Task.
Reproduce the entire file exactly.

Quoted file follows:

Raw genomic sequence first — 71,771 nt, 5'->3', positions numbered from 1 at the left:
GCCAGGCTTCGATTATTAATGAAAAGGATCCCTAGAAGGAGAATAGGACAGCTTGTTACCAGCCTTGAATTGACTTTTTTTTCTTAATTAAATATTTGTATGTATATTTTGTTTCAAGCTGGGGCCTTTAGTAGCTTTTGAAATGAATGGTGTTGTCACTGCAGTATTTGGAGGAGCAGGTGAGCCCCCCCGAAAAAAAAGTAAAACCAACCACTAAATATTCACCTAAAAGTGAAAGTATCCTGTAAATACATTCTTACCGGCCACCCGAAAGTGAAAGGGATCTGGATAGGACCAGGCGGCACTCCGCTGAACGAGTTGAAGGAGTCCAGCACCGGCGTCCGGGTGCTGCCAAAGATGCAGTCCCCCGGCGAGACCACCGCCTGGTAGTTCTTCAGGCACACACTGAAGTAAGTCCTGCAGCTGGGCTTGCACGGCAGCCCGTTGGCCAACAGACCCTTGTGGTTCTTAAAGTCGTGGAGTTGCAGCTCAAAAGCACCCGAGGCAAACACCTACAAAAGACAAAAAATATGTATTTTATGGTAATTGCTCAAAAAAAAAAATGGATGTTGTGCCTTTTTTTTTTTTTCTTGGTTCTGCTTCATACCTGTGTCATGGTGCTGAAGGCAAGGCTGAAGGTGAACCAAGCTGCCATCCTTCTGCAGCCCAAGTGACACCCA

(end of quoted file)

Raw genomic sequence first — 71,771 nt, 5'->3', positions numbered from 1 at the left:
GCCAGGCTTCGATTATTAATGAAAAGGATCCCTAGAAGGAGAATAGGACAGCTTGTTACCAGCCTTGAATTGACTTTTTTTTCTTAATTAAATATTTGTATGTATATTTTGTTTCAAGCTGGGGCCTTTAGTAGCTTTTGAAATGAATGGTGTTGTCACTGCAGTATTTGGAGGAGCAGGTGAGCCCCCCCGAAAAAAAAGTAAAACCAACCACTAAATATTCACCTAAAAGTGAAAGTATCCTGTAAATACATTCTTACCGGCCACCCGAAAGTGAAAGGGATCTGGATAGGACCAGGCGGCACTCCGCTGAACGAGTTGAAGGAGTCCAGCACCGGCGTCCGGGTGCTGCCAAAGATGCAGTCCCCCGGCGAGACCACCGCCTGGTAGTTCTTCAGGCACACACTGAAGTAAGTCCTGCAGCTGGGCTTGCACGGCAGCCCGTTGGCCAACAGACCCTTGTGGTTCTTAAAGTCGTGGAGTTGCAGCTCAAAAGCACCCGAGGCAAACACCTACAAAAGACAAAAAATATGTATTTTATGGTAATTGCTCAAAAAAAAAAATGGATGTTGTGCCTTTTTTTTTTTTTCTTGGTTCTGCTTCATACCTGTGTCATGGTGCTGAAGGCAAGGCTGAAGGTGAACCAAGCTGCCATCCTTCTGCAGCCCAAGTGACACCCA